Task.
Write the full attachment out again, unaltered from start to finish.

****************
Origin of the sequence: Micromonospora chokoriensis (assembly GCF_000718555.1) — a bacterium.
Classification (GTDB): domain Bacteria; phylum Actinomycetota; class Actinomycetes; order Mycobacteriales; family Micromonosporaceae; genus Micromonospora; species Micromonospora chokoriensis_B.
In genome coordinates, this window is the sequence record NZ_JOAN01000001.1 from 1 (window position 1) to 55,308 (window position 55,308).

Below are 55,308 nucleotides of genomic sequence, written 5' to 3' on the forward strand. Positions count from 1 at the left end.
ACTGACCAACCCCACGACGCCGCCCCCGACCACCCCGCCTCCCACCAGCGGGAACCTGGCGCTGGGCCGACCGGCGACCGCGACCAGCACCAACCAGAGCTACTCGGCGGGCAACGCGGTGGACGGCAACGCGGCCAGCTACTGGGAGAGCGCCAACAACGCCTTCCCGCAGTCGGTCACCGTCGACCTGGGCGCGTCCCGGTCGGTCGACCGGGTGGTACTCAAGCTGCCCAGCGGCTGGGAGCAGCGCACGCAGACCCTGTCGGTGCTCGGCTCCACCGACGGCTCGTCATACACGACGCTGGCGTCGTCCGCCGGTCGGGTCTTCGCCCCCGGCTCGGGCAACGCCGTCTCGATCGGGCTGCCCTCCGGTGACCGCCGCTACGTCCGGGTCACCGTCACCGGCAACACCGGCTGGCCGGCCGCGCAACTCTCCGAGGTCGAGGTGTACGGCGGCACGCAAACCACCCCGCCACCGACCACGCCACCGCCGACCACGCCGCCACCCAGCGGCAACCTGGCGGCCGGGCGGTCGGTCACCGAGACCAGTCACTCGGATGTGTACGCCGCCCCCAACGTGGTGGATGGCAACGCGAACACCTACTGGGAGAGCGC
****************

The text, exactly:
Origin of the sequence: Micromonospora chokoriensis (assembly GCF_000718555.1) — a bacterium.
Classification (GTDB): domain Bacteria; phylum Actinomycetota; class Actinomycetes; order Mycobacteriales; family Micromonosporaceae; genus Micromonospora; species Micromonospora chokoriensis_B.
In genome coordinates, this window is the sequence record NZ_JOAN01000001.1 from 1 (window position 1) to 55,308 (window position 55,308).

Below are 55,308 nucleotides of genomic sequence, written 5' to 3' on the forward strand. Positions count from 1 at the left end.
ACTGACCAACCCCACGACGCCGCCCCCGACCACCCCGCCTCCCACCAGCGGGAACCTGGCGCTGGGCCGACCGGCGACCGCGACCAGCACCAACCAGAGCTACTCGGCGGGCAACGCGGTGGACGGCAACGCGGCCAGCTACTGGGAGAGCGCCAACAACGCCTTCCCGCAGTCGGTCACCGTCGACCTGGGCGCGTCCCGGTCGGTCGACCGGGTGGTACTCAAGCTGCCCAGCGGCTGGGAGCAGCGCACGCAGACCCTGTCGGTGCTCGGCTCCACCGACGGCTCGTCATACACGACGCTGGCGTCGTCCGCCGGTCGGGTCTTCGCCCCCGGCTCGGGCAACGCCGTCTCGATCGGGCTGCCCTCCGGTGACCGCCGCTACGTCCGGGTCACCGTCACCGGCAACACCGGCTGGCCGGCCGCGCAACTCTCCGAGGTCGAGGTGTACGGCGGCACGCAAACCACCCCGCCACCGACCACGCCACCGCCGACCACGCCGCCACCCAGCGGCAACCTGGCGGCCGGGCGGTCGGTCACCGAGACCAGTCACTCGGATGTGTACGCCGCCCCCAACGTGGTGGATGGCAACGCGAACACCTACTGGGAGAGCGC